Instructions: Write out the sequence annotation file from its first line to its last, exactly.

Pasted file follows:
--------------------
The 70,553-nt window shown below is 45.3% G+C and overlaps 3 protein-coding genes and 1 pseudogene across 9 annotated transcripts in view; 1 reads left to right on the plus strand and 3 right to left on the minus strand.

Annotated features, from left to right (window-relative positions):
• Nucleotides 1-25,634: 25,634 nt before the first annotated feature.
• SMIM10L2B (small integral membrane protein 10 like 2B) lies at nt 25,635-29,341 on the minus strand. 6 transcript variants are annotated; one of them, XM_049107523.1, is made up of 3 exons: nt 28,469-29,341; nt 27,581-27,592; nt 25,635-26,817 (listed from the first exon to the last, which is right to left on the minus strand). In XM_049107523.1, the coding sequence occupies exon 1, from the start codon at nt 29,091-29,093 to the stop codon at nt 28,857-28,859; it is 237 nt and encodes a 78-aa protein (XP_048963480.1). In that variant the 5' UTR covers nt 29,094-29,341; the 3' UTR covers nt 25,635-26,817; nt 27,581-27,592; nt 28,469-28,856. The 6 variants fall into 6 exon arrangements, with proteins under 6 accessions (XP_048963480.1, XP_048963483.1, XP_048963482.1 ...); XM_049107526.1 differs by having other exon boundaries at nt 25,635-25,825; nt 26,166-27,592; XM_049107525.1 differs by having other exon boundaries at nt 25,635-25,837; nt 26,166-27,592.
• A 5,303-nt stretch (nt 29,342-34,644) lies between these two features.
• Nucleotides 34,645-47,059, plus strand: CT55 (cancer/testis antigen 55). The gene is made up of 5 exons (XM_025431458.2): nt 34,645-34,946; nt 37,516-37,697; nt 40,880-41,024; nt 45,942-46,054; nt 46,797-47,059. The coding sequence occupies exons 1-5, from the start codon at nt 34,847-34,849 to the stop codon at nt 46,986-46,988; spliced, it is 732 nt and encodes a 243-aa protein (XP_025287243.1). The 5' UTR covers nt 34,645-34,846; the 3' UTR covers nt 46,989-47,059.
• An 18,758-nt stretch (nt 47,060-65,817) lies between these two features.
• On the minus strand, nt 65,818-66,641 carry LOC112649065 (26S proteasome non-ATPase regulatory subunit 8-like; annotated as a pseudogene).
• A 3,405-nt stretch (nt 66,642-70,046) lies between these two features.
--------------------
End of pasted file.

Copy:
The 70,553-nt window shown below is 45.3% G+C and overlaps 3 protein-coding genes and 1 pseudogene across 9 annotated transcripts in view; 1 reads left to right on the plus strand and 3 right to left on the minus strand.

Annotated features, from left to right (window-relative positions):
• Nucleotides 1-25,634: 25,634 nt before the first annotated feature.
• SMIM10L2B (small integral membrane protein 10 like 2B) lies at nt 25,635-29,341 on the minus strand. 6 transcript variants are annotated; one of them, XM_049107523.1, is made up of 3 exons: nt 28,469-29,341; nt 27,581-27,592; nt 25,635-26,817 (listed from the first exon to the last, which is right to left on the minus strand). In XM_049107523.1, the coding sequence occupies exon 1, from the start codon at nt 29,091-29,093 to the stop codon at nt 28,857-28,859; it is 237 nt and encodes a 78-aa protein (XP_048963480.1). In that variant the 5' UTR covers nt 29,094-29,341; the 3' UTR covers nt 25,635-26,817; nt 27,581-27,592; nt 28,469-28,856. The 6 variants fall into 6 exon arrangements, with proteins under 6 accessions (XP_048963480.1, XP_048963483.1, XP_048963482.1 ...); XM_049107526.1 differs by having other exon boundaries at nt 25,635-25,825; nt 26,166-27,592; XM_049107525.1 differs by having other exon boundaries at nt 25,635-25,837; nt 26,166-27,592.
• A 5,303-nt stretch (nt 29,342-34,644) lies between these two features.
• Nucleotides 34,645-47,059, plus strand: CT55 (cancer/testis antigen 55). The gene is made up of 5 exons (XM_025431458.2): nt 34,645-34,946; nt 37,516-37,697; nt 40,880-41,024; nt 45,942-46,054; nt 46,797-47,059. The coding sequence occupies exons 1-5, from the start codon at nt 34,847-34,849 to the stop codon at nt 46,986-46,988; spliced, it is 732 nt and encodes a 243-aa protein (XP_025287243.1). The 5' UTR covers nt 34,645-34,846; the 3' UTR covers nt 46,989-47,059.
• An 18,758-nt stretch (nt 47,060-65,817) lies between these two features.
• On the minus strand, nt 65,818-66,641 carry LOC112649065 (26S proteasome non-ATPase regulatory subunit 8-like; annotated as a pseudogene).
• A 3,405-nt stretch (nt 66,642-70,046) lies between these two features.